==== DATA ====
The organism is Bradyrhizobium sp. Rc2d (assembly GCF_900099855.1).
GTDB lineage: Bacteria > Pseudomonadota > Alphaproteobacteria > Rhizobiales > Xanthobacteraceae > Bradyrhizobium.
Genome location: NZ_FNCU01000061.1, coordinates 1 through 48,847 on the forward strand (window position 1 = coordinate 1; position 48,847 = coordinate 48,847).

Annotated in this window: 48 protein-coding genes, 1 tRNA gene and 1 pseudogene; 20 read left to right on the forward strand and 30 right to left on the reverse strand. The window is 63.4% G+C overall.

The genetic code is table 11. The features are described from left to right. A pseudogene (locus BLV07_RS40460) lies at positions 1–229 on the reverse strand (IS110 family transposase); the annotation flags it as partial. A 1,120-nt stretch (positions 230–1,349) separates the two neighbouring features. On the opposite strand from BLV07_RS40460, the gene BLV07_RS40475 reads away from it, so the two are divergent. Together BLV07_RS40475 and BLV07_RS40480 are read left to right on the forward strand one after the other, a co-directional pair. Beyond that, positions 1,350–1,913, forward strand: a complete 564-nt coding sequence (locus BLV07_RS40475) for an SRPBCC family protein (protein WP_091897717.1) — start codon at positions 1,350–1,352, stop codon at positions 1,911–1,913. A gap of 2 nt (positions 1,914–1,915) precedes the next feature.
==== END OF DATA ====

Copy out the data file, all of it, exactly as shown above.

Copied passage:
The organism is Bradyrhizobium sp. Rc2d (assembly GCF_900099855.1).
GTDB lineage: Bacteria > Pseudomonadota > Alphaproteobacteria > Rhizobiales > Xanthobacteraceae > Bradyrhizobium.
Genome location: NZ_FNCU01000061.1, coordinates 1 through 48,847 on the forward strand (window position 1 = coordinate 1; position 48,847 = coordinate 48,847).

Annotated in this window: 48 protein-coding genes, 1 tRNA gene and 1 pseudogene; 20 read left to right on the forward strand and 30 right to left on the reverse strand. The window is 63.4% G+C overall.

The genetic code is table 11. The features are described from left to right. A pseudogene (locus BLV07_RS40460) lies at positions 1–229 on the reverse strand (IS110 family transposase); the annotation flags it as partial. A 1,120-nt stretch (positions 230–1,349) separates the two neighbouring features. On the opposite strand from BLV07_RS40460, the gene BLV07_RS40475 reads away from it, so the two are divergent. Together BLV07_RS40475 and BLV07_RS40480 are read left to right on the forward strand one after the other, a co-directional pair. Beyond that, positions 1,350–1,913, forward strand: a complete 564-nt coding sequence (locus BLV07_RS40475) for an SRPBCC family protein (protein WP_091897717.1) — start codon at positions 1,350–1,352, stop codon at positions 1,911–1,913. A gap of 2 nt (positions 1,914–1,915) precedes the next feature.